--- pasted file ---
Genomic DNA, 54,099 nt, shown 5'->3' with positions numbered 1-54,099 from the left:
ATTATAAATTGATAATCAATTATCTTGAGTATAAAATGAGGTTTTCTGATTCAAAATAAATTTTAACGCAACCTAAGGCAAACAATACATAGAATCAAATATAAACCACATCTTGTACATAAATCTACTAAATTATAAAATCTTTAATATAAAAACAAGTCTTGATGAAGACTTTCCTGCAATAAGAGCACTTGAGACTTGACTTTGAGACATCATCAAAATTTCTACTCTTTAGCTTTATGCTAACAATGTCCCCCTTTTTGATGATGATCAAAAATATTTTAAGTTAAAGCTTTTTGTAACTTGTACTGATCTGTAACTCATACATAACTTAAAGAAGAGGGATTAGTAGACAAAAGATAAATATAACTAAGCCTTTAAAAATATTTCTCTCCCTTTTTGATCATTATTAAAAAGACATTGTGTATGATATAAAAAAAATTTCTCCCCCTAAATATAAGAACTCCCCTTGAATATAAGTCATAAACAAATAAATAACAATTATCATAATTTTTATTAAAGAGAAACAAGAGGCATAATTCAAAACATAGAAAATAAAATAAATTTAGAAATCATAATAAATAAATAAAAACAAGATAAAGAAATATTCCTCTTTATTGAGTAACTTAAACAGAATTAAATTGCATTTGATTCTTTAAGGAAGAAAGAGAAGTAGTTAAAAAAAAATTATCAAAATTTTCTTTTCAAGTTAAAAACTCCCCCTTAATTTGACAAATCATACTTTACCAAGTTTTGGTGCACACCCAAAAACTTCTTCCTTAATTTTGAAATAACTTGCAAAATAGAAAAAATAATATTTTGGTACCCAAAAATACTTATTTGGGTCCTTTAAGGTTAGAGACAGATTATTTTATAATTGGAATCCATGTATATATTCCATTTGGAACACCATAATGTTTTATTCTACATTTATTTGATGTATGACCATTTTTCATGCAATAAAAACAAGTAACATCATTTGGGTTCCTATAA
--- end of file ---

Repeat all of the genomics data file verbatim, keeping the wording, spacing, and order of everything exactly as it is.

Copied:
Genomic DNA, 54,099 nt, shown 5'->3' with positions numbered 1-54,099 from the left:
ATTATAAATTGATAATCAATTATCTTGAGTATAAAATGAGGTTTTCTGATTCAAAATAAATTTTAACGCAACCTAAGGCAAACAATACATAGAATCAAATATAAACCACATCTTGTACATAAATCTACTAAATTATAAAATCTTTAATATAAAAACAAGTCTTGATGAAGACTTTCCTGCAATAAGAGCACTTGAGACTTGACTTTGAGACATCATCAAAATTTCTACTCTTTAGCTTTATGCTAACAATGTCCCCCTTTTTGATGATGATCAAAAATATTTTAAGTTAAAGCTTTTTGTAACTTGTACTGATCTGTAACTCATACATAACTTAAAGAAGAGGGATTAGTAGACAAAAGATAAATATAACTAAGCCTTTAAAAATATTTCTCTCCCTTTTTGATCATTATTAAAAAGACATTGTGTATGATATAAAAAAAATTTCTCCCCCTAAATATAAGAACTCCCCTTGAATATAAGTCATAAACAAATAAATAACAATTATCATAATTTTTATTAAAGAGAAACAAGAGGCATAATTCAAAACATAGAAAATAAAATAAATTTAGAAATCATAATAAATAAATAAAAACAAGATAAAGAAATATTCCTCTTTATTGAGTAACTTAAACAGAATTAAATTGCATTTGATTCTTTAAGGAAGAAAGAGAAGTAGTTAAAAAAAAATTATCAAAATTTTCTTTTCAAGTTAAAAACTCCCCCTTAATTTGACAAATCATACTTTACCAAGTTTTGGTGCACACCCAAAAACTTCTTCCTTAATTTTGAAATAACTTGCAAAATAGAAAAAATAATATTTTGGTACCCAAAAATACTTATTTGGGTCCTTTAAGGTTAGAGACAGATTATTTTATAATTGGAATCCATGTATATATTCCATTTGGAACACCATAATGTTTTATTCTACATTTATTTGATGTATGACCATTTTTCATGCAATAAAAACAAGTAACATCATTTGGGTTCCTATAA